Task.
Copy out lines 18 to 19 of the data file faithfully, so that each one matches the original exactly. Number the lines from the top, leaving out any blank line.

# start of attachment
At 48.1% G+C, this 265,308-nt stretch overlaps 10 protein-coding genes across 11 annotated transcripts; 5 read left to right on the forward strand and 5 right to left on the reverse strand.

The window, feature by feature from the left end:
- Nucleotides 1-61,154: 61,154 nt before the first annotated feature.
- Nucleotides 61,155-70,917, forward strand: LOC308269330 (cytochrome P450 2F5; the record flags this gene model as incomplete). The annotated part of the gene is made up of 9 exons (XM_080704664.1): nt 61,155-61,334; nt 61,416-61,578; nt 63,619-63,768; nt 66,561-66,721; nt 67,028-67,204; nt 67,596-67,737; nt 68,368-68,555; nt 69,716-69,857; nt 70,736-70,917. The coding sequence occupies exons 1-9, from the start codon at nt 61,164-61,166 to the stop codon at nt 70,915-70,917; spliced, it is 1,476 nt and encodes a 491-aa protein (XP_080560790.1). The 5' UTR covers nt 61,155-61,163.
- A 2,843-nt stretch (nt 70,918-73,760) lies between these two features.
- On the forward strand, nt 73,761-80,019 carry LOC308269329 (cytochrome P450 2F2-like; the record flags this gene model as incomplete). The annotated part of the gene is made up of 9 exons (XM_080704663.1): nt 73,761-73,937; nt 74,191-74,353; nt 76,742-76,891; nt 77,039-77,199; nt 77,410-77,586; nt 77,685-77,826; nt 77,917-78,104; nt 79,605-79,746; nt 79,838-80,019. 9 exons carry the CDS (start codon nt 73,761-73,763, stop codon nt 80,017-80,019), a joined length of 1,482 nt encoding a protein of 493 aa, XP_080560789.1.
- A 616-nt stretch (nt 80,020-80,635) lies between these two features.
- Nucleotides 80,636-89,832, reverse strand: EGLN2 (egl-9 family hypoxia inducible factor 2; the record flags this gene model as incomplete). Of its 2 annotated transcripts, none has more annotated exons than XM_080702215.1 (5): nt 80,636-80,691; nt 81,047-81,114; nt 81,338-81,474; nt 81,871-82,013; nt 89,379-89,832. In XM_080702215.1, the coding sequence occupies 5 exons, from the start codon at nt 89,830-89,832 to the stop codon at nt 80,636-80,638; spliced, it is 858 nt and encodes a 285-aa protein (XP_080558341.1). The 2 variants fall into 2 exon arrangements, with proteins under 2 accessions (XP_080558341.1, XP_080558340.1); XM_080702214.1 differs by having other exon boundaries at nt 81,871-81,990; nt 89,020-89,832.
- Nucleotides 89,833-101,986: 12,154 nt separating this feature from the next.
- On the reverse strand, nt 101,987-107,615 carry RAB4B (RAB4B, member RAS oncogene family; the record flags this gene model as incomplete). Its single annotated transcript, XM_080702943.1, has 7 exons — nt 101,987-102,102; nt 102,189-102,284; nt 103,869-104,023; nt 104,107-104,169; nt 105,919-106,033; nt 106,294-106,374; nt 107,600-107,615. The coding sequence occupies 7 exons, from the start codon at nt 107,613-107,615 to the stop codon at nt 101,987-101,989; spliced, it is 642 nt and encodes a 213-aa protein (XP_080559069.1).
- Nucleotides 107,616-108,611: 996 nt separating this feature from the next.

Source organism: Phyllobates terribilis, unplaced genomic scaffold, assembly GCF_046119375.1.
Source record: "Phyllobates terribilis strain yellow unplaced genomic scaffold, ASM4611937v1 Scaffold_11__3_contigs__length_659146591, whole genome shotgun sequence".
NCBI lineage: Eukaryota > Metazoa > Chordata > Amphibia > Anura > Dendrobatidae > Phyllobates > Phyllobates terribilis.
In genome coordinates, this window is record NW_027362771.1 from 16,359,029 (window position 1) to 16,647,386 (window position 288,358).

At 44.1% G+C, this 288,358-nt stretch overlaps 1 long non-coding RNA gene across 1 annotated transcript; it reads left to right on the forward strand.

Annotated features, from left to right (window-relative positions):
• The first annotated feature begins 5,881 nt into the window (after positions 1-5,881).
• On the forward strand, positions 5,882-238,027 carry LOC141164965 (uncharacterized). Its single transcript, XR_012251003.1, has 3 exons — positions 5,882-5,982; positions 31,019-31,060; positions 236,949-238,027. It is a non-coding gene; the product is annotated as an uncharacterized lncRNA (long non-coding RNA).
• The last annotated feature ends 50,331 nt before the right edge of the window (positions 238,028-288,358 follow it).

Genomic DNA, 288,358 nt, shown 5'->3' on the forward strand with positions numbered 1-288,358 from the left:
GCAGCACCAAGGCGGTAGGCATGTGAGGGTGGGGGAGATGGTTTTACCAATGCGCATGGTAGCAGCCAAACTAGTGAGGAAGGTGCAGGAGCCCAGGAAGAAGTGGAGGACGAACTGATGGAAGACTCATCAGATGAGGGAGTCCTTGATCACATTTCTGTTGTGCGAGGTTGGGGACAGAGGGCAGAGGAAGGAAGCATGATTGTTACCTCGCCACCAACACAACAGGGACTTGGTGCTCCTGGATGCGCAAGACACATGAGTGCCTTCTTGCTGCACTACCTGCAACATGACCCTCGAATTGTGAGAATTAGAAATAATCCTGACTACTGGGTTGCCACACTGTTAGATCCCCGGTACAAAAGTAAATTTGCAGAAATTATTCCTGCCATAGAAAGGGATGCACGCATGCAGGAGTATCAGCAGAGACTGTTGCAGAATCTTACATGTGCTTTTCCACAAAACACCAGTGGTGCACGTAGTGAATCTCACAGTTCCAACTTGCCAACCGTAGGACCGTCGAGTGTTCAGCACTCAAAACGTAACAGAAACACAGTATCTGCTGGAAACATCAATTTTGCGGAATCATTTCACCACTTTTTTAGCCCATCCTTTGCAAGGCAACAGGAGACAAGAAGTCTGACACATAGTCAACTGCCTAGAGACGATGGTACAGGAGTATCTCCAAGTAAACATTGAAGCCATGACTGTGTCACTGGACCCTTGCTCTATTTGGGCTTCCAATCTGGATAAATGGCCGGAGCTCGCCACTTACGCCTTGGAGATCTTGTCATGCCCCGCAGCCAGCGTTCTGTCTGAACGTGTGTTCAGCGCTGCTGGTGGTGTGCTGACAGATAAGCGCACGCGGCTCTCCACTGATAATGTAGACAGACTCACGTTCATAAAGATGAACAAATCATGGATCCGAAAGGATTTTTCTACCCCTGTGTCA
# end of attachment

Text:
• The first annotated feature begins 5,881 nt into the window (after positions 1-5,881).
• On the forward strand, positions 5,882-238,027 carry LOC141164965 (uncharacterized). Its single transcript, XR_012251003.1, has 3 exons — positions 5,882-5,982; positions 31,019-31,060; positions 236,949-238,027. It is a non-coding gene; the product is annotated as an uncharacterized lncRNA (long non-coding RNA).